BlackBerry said it will stop producing its flagship BlackBerry Classic phone, although it will continue to develop its proprietary mobile operating system – for now, at least.
The onetime king of the mobile enterprise has foundered as Google's Android and Apple's iOS have come to dominate the market, and in November BlackBerry launched the Android-based Priv. While Priv sales appear to have fallen short of expectations, the company is reportedly planning to launch three new Android handsets over the next nine months.
It will not manufacture a new Classic, however.
"To keep innovating and advancing our portfolio, we are updating our smartphone lineup with state of the art devices. As part of this, and after many successful years in the market, we will no longer manufacture BlackBerry Classic," wrote Ralph Pini, BlackBerry's chief operating officer and general manager for devices, on the company's blog. "For many years, Classic (and its BBOS predecessors) has been in our portfolio…. But the Classic has long surpassed the average lifespan for a smartphone in today's market. We are ready for this change so we can give our customers something better – entrenched in our legacy in security and pedigree in making the most productive smartphones."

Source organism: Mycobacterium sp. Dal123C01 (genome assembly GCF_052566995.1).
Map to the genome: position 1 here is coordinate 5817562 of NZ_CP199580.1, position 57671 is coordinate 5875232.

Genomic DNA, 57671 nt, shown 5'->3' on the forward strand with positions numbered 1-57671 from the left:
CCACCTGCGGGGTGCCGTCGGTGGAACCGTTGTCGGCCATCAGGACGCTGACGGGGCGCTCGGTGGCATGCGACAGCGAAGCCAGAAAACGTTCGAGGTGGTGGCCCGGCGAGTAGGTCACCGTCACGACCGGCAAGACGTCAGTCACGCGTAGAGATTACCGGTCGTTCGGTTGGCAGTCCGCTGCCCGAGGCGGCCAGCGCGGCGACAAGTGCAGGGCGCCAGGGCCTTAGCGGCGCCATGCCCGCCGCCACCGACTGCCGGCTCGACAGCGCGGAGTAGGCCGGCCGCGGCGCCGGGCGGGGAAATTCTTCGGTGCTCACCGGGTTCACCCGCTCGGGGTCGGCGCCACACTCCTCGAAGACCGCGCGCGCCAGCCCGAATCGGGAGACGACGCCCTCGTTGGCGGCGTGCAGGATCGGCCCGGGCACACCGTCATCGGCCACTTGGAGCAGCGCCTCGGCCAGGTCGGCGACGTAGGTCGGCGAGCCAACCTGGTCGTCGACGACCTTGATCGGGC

BlackBerry last month posted a $670 million net loss in the first quarter of its financial year, including a $501 million write-down of its smartphone business. The company recorded $166 million in hardware revenues during the period, falling well shy of analysts' estimates in the range of $200 million.
CEO John Chen said last month that BlackBerry still hopes to regain at least a toehold in the smartphone market it once reigned, however. Some analysts expect the company to leave the hardware business entirely as worldwide smartphone sales slow and margins winnow. But Chen said at the company's annual investors meeting that while he doesn't believe devices will "be the future of any company," BlackBerry is maintaining its focus on making its devices business profitable.
BlackBerry still faces a huge challenge in differentiating its handsets from a glut of other devices running Android.
- see this BlackBerry blog post
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